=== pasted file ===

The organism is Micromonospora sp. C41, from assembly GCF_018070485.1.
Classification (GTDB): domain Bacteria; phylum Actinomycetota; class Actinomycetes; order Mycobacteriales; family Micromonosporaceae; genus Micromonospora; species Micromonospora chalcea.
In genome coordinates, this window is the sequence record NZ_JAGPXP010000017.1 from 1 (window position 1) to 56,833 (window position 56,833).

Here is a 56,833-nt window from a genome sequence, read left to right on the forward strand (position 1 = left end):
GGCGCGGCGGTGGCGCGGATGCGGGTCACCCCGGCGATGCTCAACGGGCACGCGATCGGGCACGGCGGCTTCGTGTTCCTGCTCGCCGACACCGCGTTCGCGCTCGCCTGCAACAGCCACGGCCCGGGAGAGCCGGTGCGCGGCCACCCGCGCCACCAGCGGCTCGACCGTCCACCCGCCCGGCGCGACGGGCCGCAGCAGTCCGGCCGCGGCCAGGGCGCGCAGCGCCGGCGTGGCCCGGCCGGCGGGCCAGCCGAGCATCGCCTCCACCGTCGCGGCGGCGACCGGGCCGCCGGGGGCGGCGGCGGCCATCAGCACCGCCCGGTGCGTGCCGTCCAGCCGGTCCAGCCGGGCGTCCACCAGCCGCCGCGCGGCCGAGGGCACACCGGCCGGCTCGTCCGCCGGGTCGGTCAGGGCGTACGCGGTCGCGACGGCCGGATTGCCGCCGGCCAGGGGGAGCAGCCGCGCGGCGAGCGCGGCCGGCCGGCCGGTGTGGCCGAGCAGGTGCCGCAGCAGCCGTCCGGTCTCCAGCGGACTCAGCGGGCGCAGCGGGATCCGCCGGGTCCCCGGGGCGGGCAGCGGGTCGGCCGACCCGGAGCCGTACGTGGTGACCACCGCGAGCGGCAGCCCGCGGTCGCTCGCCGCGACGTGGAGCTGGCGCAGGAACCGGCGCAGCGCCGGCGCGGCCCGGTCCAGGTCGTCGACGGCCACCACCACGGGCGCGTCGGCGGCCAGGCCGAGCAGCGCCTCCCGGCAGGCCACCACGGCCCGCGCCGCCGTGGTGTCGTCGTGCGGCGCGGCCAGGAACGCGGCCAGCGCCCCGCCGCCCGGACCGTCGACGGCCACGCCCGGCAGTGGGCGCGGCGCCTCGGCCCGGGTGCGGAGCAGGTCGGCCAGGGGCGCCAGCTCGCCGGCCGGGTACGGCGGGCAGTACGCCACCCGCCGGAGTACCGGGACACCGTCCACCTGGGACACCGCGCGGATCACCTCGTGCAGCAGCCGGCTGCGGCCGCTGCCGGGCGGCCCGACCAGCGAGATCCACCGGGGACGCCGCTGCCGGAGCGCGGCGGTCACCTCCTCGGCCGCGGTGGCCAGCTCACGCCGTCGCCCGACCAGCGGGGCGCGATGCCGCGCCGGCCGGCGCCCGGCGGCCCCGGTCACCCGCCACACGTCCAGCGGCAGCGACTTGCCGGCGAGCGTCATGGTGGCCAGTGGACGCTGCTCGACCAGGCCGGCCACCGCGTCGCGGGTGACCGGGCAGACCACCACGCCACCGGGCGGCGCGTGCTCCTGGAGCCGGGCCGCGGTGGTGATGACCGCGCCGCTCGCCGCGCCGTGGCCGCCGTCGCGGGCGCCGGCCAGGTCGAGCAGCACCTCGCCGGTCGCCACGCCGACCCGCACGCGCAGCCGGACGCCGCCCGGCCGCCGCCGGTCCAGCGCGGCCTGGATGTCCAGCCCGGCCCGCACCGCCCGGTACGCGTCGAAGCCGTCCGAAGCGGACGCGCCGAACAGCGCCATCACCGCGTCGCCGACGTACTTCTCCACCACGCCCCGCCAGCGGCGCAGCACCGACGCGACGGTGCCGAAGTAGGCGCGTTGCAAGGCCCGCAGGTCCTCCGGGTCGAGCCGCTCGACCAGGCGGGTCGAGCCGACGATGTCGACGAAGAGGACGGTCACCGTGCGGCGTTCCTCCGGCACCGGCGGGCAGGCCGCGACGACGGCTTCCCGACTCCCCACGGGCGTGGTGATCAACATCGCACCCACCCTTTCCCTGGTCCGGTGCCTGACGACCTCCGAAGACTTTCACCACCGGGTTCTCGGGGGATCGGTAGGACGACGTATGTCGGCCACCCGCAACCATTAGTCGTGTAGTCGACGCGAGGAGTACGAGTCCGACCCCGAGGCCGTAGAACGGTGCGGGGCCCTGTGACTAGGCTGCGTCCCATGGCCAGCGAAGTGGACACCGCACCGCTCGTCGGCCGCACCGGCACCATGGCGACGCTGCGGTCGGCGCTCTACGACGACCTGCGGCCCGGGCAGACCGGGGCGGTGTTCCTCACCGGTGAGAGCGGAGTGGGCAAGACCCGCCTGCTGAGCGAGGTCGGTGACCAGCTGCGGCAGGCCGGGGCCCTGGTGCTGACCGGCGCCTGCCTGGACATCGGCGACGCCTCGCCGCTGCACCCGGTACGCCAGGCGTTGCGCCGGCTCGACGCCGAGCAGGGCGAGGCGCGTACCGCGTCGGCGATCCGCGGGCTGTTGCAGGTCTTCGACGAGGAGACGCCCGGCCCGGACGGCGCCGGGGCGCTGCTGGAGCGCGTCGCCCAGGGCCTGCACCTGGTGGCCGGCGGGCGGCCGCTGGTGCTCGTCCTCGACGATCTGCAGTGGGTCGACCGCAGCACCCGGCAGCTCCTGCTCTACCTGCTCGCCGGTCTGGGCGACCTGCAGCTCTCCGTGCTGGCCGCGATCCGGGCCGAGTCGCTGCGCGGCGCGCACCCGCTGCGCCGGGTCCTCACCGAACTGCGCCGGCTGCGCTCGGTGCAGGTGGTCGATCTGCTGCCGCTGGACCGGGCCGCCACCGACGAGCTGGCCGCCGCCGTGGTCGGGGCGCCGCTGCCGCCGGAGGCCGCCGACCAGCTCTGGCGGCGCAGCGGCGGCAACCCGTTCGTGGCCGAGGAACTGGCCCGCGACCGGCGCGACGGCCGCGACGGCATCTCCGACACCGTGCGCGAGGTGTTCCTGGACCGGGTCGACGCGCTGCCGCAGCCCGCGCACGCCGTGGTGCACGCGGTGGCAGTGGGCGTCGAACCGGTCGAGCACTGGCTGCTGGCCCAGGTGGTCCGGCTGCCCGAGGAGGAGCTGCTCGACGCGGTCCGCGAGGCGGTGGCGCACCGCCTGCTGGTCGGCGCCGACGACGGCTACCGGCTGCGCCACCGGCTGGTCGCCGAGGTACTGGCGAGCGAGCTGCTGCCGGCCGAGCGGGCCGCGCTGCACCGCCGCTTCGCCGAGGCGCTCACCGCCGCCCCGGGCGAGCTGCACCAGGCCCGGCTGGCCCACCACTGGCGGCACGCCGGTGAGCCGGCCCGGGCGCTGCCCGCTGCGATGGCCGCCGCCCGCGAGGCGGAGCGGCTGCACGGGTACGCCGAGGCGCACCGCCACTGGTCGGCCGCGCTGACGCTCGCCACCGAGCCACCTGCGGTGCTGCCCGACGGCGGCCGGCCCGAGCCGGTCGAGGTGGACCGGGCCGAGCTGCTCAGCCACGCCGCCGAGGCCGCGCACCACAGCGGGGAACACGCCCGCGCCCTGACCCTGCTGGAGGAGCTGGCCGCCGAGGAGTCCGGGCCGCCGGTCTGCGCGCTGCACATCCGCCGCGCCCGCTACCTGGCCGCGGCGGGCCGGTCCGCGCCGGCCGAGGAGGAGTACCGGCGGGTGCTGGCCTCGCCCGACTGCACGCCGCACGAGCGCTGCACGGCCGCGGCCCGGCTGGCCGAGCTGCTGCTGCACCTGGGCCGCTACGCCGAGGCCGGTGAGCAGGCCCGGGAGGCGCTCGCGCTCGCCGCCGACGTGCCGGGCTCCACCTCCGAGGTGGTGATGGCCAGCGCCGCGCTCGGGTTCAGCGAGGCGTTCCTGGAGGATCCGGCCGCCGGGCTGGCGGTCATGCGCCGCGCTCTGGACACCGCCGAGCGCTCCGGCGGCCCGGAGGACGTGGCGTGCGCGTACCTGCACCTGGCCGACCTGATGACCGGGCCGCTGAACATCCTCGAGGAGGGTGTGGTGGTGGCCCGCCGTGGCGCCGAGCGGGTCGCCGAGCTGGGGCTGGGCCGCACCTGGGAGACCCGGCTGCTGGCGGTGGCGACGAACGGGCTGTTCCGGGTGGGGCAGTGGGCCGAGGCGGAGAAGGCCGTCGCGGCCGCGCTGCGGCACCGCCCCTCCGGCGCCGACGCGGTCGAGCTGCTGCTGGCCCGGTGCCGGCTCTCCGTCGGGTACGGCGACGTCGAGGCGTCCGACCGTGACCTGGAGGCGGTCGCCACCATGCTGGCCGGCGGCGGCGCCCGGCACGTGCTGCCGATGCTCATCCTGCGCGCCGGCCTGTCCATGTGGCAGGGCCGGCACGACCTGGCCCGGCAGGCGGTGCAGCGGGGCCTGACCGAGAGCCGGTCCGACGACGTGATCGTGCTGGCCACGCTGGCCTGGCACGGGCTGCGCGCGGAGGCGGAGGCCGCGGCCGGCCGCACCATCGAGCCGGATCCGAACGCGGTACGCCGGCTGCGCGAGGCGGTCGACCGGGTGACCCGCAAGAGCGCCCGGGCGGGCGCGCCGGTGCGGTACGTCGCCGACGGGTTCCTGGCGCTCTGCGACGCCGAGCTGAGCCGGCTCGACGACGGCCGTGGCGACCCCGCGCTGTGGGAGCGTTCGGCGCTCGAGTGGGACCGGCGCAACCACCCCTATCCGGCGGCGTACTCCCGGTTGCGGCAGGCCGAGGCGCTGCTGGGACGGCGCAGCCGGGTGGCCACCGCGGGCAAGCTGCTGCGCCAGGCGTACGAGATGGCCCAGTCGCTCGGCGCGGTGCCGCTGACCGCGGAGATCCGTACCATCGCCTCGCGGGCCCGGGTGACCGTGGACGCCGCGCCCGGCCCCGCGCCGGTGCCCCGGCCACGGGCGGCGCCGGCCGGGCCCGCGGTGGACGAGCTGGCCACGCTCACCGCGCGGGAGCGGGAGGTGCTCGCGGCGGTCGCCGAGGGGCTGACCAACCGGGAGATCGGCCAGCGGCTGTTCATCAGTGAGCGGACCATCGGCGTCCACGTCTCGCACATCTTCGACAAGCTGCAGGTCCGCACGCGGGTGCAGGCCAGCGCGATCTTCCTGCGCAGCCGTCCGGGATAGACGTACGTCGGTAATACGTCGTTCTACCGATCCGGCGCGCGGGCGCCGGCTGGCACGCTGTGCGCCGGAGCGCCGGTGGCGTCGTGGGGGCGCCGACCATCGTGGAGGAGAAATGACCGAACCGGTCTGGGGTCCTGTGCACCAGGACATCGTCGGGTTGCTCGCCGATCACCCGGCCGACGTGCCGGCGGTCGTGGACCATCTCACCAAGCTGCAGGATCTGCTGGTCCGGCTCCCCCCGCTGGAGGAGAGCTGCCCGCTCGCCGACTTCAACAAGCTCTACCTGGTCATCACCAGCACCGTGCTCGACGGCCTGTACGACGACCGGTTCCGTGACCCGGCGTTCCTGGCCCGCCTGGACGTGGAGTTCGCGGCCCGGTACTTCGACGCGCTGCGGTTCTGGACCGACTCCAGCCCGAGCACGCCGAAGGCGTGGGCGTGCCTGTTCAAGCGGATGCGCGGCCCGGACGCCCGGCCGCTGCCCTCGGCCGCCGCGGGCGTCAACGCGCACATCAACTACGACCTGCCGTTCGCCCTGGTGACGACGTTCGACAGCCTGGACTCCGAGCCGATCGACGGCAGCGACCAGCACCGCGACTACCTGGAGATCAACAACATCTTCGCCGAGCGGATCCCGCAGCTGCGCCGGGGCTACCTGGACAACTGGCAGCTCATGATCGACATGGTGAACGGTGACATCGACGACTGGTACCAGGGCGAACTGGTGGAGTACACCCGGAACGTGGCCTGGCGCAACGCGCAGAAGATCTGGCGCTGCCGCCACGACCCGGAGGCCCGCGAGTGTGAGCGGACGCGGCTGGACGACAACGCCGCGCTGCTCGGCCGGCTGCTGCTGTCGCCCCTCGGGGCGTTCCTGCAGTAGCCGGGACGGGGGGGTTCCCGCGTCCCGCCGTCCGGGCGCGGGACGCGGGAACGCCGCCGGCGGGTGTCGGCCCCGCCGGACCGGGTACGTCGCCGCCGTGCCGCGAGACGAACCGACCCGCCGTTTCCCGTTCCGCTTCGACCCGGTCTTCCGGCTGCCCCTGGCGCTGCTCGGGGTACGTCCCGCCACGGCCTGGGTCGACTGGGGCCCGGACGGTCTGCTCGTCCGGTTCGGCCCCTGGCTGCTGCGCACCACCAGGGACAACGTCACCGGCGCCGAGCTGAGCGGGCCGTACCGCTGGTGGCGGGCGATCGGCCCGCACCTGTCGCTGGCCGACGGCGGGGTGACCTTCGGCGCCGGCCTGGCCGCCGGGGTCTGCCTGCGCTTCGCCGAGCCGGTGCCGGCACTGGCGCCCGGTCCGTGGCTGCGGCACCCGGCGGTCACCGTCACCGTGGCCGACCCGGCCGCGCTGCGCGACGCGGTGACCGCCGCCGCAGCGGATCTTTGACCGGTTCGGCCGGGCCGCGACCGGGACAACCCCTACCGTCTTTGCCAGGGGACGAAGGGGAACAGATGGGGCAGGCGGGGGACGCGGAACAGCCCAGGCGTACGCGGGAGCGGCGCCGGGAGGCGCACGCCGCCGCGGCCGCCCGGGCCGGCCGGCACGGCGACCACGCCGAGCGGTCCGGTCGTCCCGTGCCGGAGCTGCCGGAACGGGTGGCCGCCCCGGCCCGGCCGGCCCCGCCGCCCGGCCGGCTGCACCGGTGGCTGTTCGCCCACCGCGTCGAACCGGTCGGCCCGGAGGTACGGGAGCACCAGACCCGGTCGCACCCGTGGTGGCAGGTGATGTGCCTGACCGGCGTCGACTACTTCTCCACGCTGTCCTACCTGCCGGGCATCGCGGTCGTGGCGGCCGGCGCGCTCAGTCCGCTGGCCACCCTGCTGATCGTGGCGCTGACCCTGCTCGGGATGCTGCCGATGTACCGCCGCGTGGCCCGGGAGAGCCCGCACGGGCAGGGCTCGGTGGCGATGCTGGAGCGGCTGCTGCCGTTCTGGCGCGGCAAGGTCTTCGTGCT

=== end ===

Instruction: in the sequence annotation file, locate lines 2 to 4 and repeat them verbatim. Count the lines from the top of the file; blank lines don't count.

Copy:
Classification (GTDB): domain Bacteria; phylum Actinomycetota; class Actinomycetes; order Mycobacteriales; family Micromonosporaceae; genus Micromonospora; species Micromonospora chalcea.
In genome coordinates, this window is the sequence record NZ_JAGPXP010000017.1 from 1 (window position 1) to 56,833 (window position 56,833).

Here is a 56,833-nt window from a genome sequence, read left to right on the forward strand (position 1 = left end):